Thursday, 10 January 2008

know and quaint

The Proto-Indo-European root is *ǵneh₃- "to know". It became Proto-Germanic *knē(w)-, Old English cnāwan, and English know.

In Latin the form *ǵnō-sḱo- (with the iterative and imperfective suffix *-sḱo-) became gnōsco "to know". This combined with the intensive prefix com- to form cognōsco "to learn". The past participle of cognōsco was cognitus and this became Old French cointe, queinte "skilled (ie knowledgeable), clever, skillfully made, fine," and was borrowed into Middle English in the 13th century, also spelled cointe or queinte. In the 14th century the word took on the meanings "strange, unfamiliar", and in the 18th century it took on its modern meaning of "uncommon but attractive", and was spelled quaint.

The word's history is actually more complicated than this, and the OED says "some of the stages are obscure." acquaint has a similar history, but has retained the "know" sense.

The reduplicated form *ǵi-ǵnō-sḱo- became ancient Greek γιγνώσκω gignōskō "to recognize", then γνώμων gnōmōn "interpreter, pointer of a sundial". Klein in A Comprehensive Etymological Dictionary of the English Language (1971) has Latin norma "carpenter's square" (the source of normal) as borrowed from gnōmōn thru Etruscan, but Watkins considers this improbable. The Barnhart Dictionary of Etymology says norma is of uncertain origin.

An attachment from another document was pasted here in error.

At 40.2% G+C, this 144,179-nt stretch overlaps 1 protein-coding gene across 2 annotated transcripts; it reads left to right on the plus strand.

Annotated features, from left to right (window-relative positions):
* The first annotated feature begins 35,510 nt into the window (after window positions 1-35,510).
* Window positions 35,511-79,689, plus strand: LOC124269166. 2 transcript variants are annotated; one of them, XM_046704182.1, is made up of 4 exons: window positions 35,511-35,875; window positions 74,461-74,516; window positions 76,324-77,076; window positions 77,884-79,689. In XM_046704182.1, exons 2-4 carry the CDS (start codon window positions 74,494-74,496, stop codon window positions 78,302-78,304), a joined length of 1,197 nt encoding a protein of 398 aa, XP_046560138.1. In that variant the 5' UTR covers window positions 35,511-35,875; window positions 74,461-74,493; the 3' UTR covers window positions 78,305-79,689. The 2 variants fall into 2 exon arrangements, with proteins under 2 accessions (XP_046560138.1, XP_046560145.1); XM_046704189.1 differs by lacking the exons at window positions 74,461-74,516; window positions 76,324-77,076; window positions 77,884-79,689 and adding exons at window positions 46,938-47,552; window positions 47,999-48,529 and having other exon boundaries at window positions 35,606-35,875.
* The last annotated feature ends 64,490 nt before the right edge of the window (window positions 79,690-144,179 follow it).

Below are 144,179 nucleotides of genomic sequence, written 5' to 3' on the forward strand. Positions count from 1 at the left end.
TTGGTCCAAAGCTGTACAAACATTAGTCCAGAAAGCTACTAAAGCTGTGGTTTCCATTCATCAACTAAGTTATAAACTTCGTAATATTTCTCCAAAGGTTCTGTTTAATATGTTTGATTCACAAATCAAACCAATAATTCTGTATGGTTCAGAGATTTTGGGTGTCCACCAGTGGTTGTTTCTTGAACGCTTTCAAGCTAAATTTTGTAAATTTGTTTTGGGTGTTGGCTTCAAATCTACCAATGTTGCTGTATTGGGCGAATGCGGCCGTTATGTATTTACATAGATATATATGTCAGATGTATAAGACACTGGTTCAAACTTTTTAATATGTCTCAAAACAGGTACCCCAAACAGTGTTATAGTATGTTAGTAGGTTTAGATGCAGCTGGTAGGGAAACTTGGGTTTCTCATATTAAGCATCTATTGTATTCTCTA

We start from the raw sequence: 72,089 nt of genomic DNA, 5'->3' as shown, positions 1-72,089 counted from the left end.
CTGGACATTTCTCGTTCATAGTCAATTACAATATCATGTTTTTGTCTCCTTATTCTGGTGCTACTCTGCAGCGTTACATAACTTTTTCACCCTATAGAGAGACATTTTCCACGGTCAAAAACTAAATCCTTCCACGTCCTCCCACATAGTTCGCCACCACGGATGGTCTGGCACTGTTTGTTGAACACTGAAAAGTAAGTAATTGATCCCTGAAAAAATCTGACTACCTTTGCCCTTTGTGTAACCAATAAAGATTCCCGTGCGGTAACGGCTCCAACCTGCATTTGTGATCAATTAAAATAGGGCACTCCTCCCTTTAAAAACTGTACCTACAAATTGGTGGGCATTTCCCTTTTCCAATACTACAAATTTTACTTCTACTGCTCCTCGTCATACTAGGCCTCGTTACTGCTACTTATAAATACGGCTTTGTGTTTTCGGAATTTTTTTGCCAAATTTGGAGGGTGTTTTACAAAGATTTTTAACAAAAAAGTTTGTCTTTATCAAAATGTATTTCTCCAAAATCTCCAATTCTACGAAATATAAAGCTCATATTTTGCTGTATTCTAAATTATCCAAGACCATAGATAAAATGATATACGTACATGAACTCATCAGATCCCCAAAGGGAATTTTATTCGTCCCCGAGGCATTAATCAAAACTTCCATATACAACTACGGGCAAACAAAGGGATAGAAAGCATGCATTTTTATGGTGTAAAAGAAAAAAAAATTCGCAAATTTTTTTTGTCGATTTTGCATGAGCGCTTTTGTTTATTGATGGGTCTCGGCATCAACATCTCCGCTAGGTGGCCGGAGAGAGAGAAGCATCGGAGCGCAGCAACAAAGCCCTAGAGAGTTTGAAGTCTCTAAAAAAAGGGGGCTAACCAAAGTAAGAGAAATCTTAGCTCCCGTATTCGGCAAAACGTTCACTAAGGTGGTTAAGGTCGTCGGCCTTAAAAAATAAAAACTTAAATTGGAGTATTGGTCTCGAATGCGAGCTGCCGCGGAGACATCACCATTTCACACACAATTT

The Sanskrit cognate is जानाति jānāti "to know" and ज्ञान jñāna "knowledge".

3 comments :

Glen Gordon said...

I decided out of curiosity to search your fascinating blog for "Etruscan" etymologies because I will tell you flat out that most of these published claims (as in 99%) are a load of unsubstantiated doodoo.

I wasn't aware of this one before though. Thanks! There is of course no such intermediary known in Etruscan, so it's futile to allow this wild conjecture to invade one's mindspace for very long.

Just for argument's sake: Had gnōmōn been borrowed into Etruscan, it would have surely become *(c)numun based on what we know of Etruscan phonology. There are many Greek loans that have entered into Etruscan which show a clockwork replacement of Greek's letter omega with an Etruscan "u" (e.g. Χarun < Greek Χάρων). There's no sensible way to get an "r" out of the purely hypothetical Etruscan word above in order to explain Latin norma anyway. So this etymological whim gains us absolutely nothing.

goofy said...

I wondered if you'd notice that! Thanks for the info.

Glen Gordon said...

Hahaha :) I notice everything.